Chandrayaan 2 Landing–
Mission Loses Contact With Vikram under During Descent.WE should support our ISRO on chandrayan2
Reflecting its growth as a global power, India has achieved some impressive progress in space lately. In the past decade, the Indian space research organization (ISRO) has sent robotic spacecraft into orbit, to the Moon, and also to Mars. And today, they made their first attempt at a soft lunar landing by sending the Vikram lander towards the surface of the Moon.
This move would have made India the fourth nation in the world to land a spacecraft on the lunar surface. The landing sequence went as planned until the lander reached an altitude of 2.1 km (1.3 mi) above the surface. Unfortunately, communications with the lander were lost at that point and it is unclear whether the lander crashed. At the moment, the ISRO is analyzing data collected by the orbiter to determine what happened.
Why are we going to the Moon?
The Moon is the closest cosmic body at which space discovery can be attempted and documented. It is also a promising testbed to demonstrate the technologies required for deep-space missions. Chandrayaan 2 attempts to foster a new age of discovery, increase our understanding of space, stimulate the advancement of technology, promote global alliances, and inspire a future generation of explorers and scientists.
The entire event was live-streamed from the ISRO’s Indian Deep Space Network (IDSN) facility in Bengaluru, India. Roughly an hour after communication was lost with the lander, the ISRO issued the following statement via their official Twitter account:
Addressing our hardworking space scientists. Watch. https://t.co/rPRfGBQLJQ
— Narendra Modi (@narendramodi) September 7, 2019
ISRO ON TWITTER Chandrayaan 2-
This is Mission Control Centre. VIKRAM LANDER descent was as planned and normal performance was observed up to an altitude of 2.1 km. Subsequently, communication from Lander to the ground stations was lost. Data is being analyzed.#ISROCHANDRYAAN 2
ISRO CONTINUOUS Chandrayaan 2————
The Vikram lander is part of the Chandrayaan 2 (“moon craft-2” IN HINDI) mission, which consists of an orbiter, lander and rover element. This mission launched from Earth on July 22nd, 2019 and achieved a lunar orbit by August 20th. This was followed by a series of orbital maneuvers designed to put the spacecraft into a polar orbit about 100 km (62 mi) above the Moon’s surface.
Earlier this week (Monday, September 2nd) the Vikram lander successfully separated from the Chandrayaan-2 orbiter. Multiple maneuvers were then conducted to make sure the lander was in the right position to achieve a soft landing in a high plain region between the Manzinus C and Simpelius N caters (located around 70° latitude South).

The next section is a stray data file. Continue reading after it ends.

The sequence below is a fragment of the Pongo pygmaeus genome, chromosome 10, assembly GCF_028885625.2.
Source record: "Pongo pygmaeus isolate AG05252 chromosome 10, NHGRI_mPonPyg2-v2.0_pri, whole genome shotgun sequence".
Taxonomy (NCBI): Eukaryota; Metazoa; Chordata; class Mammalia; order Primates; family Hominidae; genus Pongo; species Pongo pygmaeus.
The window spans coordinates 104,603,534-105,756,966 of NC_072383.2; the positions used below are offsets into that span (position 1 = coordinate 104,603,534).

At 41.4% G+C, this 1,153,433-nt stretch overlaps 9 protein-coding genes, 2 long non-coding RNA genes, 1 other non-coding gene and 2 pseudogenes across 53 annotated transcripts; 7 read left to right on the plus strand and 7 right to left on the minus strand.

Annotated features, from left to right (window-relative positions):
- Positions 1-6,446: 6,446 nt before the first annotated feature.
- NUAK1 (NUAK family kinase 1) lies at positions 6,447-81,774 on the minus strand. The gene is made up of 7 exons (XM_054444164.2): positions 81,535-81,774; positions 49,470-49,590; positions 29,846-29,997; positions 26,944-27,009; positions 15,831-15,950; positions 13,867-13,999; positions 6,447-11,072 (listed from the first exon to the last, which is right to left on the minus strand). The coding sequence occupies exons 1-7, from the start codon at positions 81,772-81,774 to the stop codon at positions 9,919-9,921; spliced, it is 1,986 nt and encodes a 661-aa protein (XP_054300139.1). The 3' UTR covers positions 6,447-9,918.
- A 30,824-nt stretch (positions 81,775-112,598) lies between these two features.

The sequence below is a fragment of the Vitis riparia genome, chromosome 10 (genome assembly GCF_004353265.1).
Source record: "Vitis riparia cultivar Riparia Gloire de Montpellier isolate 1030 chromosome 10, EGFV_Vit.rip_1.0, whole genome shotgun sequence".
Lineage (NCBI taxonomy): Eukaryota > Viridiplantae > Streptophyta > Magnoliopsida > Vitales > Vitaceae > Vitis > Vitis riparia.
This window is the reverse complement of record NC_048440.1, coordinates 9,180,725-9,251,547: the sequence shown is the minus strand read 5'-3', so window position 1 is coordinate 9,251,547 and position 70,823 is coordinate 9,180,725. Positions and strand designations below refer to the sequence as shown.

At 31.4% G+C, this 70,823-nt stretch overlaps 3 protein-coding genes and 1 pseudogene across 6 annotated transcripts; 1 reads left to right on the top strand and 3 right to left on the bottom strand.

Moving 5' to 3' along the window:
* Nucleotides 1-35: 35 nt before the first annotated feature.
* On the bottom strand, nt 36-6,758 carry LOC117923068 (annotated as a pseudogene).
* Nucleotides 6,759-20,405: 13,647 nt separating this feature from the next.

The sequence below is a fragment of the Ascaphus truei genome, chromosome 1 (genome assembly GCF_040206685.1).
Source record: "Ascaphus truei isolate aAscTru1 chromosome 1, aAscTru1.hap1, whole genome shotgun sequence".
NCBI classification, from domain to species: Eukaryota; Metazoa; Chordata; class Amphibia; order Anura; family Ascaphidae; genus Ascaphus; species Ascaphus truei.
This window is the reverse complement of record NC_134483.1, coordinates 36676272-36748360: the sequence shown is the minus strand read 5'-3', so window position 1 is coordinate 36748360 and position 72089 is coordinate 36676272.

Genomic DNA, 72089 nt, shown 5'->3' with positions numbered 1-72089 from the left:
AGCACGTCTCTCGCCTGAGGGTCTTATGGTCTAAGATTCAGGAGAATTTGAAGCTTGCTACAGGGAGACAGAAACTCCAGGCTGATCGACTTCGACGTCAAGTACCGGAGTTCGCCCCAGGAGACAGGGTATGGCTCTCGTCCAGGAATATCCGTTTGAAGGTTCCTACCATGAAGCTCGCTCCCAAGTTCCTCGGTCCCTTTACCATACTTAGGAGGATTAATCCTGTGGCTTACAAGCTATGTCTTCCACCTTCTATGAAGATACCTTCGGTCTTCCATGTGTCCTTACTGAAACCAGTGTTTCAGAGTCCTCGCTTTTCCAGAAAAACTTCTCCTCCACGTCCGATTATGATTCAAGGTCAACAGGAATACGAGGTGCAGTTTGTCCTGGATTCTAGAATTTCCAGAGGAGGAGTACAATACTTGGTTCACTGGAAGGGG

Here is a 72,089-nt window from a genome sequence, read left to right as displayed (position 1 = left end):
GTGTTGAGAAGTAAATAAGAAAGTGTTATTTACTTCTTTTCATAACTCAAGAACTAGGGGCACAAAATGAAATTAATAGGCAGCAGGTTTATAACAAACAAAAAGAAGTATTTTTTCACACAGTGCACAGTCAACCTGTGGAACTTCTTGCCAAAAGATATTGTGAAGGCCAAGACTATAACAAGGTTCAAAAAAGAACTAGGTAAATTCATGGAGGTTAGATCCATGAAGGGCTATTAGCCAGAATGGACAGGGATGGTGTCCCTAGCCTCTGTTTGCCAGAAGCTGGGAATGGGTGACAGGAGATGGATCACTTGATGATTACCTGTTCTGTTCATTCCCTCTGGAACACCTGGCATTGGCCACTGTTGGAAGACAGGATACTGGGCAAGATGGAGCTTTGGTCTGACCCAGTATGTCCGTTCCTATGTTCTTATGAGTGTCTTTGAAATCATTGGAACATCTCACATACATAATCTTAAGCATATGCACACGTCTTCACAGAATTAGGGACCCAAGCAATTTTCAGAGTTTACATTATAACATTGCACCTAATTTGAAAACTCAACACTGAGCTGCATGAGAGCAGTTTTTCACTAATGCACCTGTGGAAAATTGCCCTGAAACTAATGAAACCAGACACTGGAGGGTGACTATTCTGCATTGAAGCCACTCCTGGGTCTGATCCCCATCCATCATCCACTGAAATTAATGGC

Before the landing, this region was imaged (shown above) to find a safe and hazard-free landing zone. After touching down, the lander was to deploy the Pragyan (“Wisdom” in Hindi) rover, which would conduct a series of experiments for 14 days (or one lunar day). These experiments would gather data that is vital to the Chandrayaan program.
According to the ISRO’s mission website, these experiments included “detailed topographical studies, comprehensive mineralogical analyses, and a host of other experiments on the lunar surface.” Besides, the lander and rover would also explore discoveries made by the mission’s predecessor (chandrayan1) and other lunar missions.
Examples BUT include the presence of water in the southern polar region and the existence of rocks with unique chemical compositions. The overall purpose here is to gain a better understanding of the origin and evolution of the Moon and the availability of local resources – which will come in handy when future missions attempt to explore and even build an outpost in the South Pole-Aitken Basin.
For the time being, it is unclear whether or not the lander crashed or not. And while the ISRO looks over the mission data to determine why communications were lost, there has been an outpouring of support from around the country. These include the Indian National Congress and the Prime Minister himself, Narendra Modi, who issued the following statement.
India is proud of our scientists! They’ve given their best and have always made India proud. These are moments to be courageous, and courageous we will be!
Chairman ISRO gave updates on Chandrayaan-2. We remain hopeful and will continue working hard on our space program.
NATION STAND 4U ISRO YOU FEEL US PROUD!